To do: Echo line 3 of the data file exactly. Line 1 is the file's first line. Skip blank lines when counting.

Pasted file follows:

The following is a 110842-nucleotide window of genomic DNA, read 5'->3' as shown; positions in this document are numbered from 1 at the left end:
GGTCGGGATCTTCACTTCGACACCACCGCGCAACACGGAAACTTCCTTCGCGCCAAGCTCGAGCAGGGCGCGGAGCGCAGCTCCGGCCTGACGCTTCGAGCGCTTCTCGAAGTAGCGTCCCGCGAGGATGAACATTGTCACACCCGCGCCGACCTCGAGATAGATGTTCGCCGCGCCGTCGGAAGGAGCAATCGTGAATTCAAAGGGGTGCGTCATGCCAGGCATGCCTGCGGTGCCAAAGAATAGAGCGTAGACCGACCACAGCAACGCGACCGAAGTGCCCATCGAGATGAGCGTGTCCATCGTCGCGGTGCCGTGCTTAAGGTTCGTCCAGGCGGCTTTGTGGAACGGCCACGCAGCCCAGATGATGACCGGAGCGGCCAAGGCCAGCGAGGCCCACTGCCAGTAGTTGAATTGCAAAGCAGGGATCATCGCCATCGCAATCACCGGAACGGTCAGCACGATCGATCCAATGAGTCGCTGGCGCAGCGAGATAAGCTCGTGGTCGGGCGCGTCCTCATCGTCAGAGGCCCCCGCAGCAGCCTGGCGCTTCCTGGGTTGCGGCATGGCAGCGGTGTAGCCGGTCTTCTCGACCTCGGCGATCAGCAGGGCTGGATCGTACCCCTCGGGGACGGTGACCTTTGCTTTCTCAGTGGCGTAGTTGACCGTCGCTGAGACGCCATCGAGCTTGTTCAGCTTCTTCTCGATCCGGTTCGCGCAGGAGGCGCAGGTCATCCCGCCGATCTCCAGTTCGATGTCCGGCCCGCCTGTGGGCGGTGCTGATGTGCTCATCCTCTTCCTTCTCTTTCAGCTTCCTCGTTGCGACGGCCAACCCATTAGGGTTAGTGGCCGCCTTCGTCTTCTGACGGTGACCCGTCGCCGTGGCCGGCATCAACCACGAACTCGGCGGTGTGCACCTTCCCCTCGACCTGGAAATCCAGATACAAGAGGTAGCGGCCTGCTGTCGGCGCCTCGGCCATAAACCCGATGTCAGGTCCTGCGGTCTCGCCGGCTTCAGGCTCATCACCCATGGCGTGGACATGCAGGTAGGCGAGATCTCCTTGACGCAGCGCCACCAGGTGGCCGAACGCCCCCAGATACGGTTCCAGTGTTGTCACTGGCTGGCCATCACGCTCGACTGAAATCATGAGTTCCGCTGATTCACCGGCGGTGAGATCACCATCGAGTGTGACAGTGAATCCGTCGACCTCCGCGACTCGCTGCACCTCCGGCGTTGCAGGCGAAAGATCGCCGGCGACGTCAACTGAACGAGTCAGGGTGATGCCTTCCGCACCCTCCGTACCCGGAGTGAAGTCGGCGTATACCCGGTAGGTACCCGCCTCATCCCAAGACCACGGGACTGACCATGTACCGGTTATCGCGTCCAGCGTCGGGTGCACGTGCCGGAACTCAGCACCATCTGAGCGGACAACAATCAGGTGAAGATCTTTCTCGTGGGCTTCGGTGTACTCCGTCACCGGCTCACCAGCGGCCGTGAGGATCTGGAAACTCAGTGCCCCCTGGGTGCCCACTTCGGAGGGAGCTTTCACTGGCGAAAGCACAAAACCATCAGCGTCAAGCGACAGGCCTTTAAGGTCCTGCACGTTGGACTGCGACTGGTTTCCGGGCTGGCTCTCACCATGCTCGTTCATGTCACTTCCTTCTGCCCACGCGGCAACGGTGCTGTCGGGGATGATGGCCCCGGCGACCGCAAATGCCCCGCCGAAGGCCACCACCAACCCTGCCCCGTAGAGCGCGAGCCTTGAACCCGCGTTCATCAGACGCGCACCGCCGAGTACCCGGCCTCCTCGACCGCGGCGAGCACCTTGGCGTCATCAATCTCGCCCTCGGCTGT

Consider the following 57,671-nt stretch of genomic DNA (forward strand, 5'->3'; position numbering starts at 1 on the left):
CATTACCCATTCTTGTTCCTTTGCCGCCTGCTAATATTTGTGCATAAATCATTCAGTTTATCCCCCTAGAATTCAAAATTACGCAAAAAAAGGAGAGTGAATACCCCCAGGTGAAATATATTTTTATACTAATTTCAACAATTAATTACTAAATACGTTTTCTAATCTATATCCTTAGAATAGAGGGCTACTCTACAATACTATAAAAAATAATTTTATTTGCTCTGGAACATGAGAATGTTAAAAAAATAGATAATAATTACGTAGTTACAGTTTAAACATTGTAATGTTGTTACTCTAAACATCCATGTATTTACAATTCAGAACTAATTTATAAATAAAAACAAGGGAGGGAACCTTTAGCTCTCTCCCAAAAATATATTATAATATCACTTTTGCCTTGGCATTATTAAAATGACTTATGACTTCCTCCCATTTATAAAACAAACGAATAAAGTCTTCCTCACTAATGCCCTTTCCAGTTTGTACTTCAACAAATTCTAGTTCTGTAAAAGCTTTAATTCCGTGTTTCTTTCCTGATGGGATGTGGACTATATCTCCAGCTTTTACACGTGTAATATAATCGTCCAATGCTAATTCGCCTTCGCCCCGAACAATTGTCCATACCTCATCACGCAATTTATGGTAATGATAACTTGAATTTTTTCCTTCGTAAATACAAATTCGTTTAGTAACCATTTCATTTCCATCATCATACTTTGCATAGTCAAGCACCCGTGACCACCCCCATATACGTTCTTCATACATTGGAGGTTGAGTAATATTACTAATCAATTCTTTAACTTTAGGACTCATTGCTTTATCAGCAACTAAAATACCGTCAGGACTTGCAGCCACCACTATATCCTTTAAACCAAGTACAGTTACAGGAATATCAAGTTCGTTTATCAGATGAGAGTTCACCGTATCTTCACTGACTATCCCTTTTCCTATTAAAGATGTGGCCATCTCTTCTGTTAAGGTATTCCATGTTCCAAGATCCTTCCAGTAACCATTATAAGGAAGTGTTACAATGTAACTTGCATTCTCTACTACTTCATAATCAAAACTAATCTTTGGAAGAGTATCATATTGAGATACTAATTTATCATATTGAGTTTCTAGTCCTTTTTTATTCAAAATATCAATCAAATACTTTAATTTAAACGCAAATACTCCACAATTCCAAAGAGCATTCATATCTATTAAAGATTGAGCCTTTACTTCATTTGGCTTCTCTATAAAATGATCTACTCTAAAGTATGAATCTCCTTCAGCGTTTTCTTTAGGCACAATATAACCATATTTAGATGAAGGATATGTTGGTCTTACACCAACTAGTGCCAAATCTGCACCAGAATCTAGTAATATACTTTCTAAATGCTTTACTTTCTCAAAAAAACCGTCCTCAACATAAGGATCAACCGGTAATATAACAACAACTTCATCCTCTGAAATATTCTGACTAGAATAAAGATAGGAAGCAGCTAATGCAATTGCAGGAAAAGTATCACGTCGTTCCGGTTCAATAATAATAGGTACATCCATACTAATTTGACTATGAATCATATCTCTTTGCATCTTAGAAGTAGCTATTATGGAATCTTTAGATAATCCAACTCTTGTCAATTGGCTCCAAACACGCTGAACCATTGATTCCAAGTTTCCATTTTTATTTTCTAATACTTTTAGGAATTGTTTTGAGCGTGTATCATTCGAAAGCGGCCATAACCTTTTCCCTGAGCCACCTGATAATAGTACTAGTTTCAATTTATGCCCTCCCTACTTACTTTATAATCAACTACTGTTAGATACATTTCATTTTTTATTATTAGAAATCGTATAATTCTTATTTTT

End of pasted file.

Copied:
Consider the following 57,671-nt stretch of genomic DNA (forward strand, 5'->3'; position numbering starts at 1 on the left):